7. Instructing other people in the household to provide no information.
    If some people in the household are prepared to comply with the ABS’s demands, an objector may instruct the others to provide no information about themselves. (This may cause ructions within a family, but may be more appropriate in a shared house or flat. The wording of the Act leaves open whether the ABS may still have the power to prosecute the objector)
  8. Refusing to have an interview.
    (This is an invitation to prosecution. However, some people prefer to explain to the magistrate why they are so concerned, and others simply are not prepared to yield up the data)
  9. Refusing to provide answers to particular questions that are of greatest concern.
    (This appears less likely to lead to prosecution, and it seems likely that the magistrate would be both less likely to convict, and less likely to levy a significant fine)
  10. Providing made-up answers in response to the questions that are of greatest concern.
    (This is not appropriate for people who do not like to be forced to lie in order to protect their privacy. Moreover, if the intention is to avoid prosecution, the lies need to be subtle enough that the ABS believes them, or considers them too difficult to prove to be lies)
  11. Refusing to provide particular documentation that the ABS collector demands.
    (This appears even less likely to lead to prosecution, and such prosecutions appear even less likely to succeed. There are very few obligations to keep documents – although there are a few, such as the documents that substantiate taxable income or tax deductions)
  12. Demanding a form to fill in.
    Some people may be prepared to provide the information to the ABS, but object strongly to having to disclose sensitive information to an interviewer. (It’s unclear whether ABS have any forms available as substitutes for the interview).
    If people get a form, they might continue the fight, by:
  • sending a form in that contains no data. (A completely blank form would very likely result in successive re-visits from the collector, followed by threatening letters from the ABS. But if enough people were to do it, the volume would be such that the ABS might not be able to follow everyone up)
  • sending a form that contains no answers to particular questions that the person objects to. (It’s unclear what ABS would do about missing items. It might still result in successive re-visits from the collector, followed by threatening letters from the ABS. But it would seem far less likely that the ABS would prosecute)
  • providing made-up answers, at least in response to the questions the person objects to. (This is not appropriate for people who do not like to be forced to lie in order to protect their privacy. Moreover, if the intention is to avoid prosecution, the lies need to be subtle enough for the ABS to believe them, or consider them to difficult to prove to be lies)
  • Writing to local MPs and Senators.
    Amendments have been previously tabled in Parliament to make these Surveys voluntary. They did not succeed last time. They might next time.
  • Alerting the media.
    A lot of media word involves merely re-publishing press releases that were issued by the government. But some reporters are much more active and will pursue a story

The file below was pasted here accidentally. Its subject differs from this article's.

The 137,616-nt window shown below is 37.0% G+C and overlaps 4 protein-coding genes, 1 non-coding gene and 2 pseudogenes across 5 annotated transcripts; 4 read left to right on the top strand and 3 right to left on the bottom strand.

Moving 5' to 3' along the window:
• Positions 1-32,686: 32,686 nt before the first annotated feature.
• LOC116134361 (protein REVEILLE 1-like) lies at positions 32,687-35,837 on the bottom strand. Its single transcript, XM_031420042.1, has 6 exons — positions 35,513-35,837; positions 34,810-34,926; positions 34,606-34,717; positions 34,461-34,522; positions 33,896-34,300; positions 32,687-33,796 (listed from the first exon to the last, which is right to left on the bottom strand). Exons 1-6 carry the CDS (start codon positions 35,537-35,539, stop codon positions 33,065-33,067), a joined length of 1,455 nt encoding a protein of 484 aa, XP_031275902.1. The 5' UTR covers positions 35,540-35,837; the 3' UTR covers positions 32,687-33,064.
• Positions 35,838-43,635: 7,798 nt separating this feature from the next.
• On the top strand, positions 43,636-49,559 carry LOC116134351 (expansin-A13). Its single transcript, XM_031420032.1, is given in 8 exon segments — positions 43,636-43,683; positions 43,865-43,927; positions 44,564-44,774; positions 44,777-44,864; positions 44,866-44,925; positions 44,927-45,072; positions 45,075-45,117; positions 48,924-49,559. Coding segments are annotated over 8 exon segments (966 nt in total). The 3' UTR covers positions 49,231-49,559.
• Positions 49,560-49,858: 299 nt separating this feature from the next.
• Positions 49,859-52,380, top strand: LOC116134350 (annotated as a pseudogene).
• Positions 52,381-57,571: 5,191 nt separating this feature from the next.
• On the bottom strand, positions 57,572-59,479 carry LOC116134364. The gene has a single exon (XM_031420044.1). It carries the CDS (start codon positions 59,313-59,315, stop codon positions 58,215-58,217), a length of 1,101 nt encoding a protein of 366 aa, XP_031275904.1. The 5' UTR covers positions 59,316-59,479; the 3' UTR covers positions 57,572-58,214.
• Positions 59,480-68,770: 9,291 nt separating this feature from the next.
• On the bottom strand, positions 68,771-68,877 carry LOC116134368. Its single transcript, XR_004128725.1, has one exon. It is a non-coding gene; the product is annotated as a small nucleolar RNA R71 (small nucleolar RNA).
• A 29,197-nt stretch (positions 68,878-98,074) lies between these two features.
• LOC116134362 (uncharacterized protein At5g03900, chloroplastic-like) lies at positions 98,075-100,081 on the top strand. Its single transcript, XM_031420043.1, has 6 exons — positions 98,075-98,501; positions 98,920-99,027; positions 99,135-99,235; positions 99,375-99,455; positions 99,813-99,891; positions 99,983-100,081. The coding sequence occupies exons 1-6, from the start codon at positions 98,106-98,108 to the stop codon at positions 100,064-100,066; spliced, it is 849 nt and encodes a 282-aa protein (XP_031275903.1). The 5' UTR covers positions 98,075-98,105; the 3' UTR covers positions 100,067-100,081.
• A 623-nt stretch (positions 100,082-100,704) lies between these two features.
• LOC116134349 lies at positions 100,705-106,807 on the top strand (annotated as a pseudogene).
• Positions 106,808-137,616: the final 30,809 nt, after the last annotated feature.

The APF neither encourages nor discourages any of these approaches. And it would be unwise for anyone else to actively encourage their use, because that might be interpreted as an incitement to break the law.

The Possible Consequences of Not Providing Data

Here are samples of the kinds of letters that ABS sends to people who refuse, called in sequence a ‘passive refusal letter’, an ‘active refusal letter’, a ‘pre-NOD (Notice of Direction) letter’ and a ‘NOD (Notice of Direction)’ letter, mirrored here.

The APF is aware that:

  • many people have received successive follow-ups and letters
  • many of them have been threatened with prosecution
  • the unluckier among them have actually been prosecuted
  • the unluckiest few have been subjected to further abuse by the ABS, in that expensive barristers were brought to the magistrate’s court, in order to increase the costs that the person has to pay

The ABS has the power to seek fines that the magistrate could choose to apply once, or ( in principle at least) for every day that the data is not provided. The magistrate can also award the costs of court, and even the costs of the ABS.

In practice, it does not appear that the ABS carries through with its threats very often. The APF is aware of few cases in which people have actually been taken to court, and does not know what fines and costs have been applied. (However, it is a matter for magistrate’s courts, and most cases in magistrate’s courts go unreported. In addition, the APF is a voluntary association that works to achieve privacy protections and combat privacy-invasive practices. It does not have the resources to handle complaints. So it has only limited exposure to information about prosecutions).

A Case Study (added 2 February 2012)

In a celebrated instance of resistance against the Monthly Population Survey in 1987-88, Shirley Stott Despoja (mother of Natasha, later Senator, Stott Despoja) fought and won a case against ABS. Here is a 2008 article by her daughter, Natasha.

Shirley’s refusal was based on the following:

  • the ABS was deceitful, or at least behaved in bad faith, in that it adopted the pretence that participation was voluntary and only later communicated that it was compulsory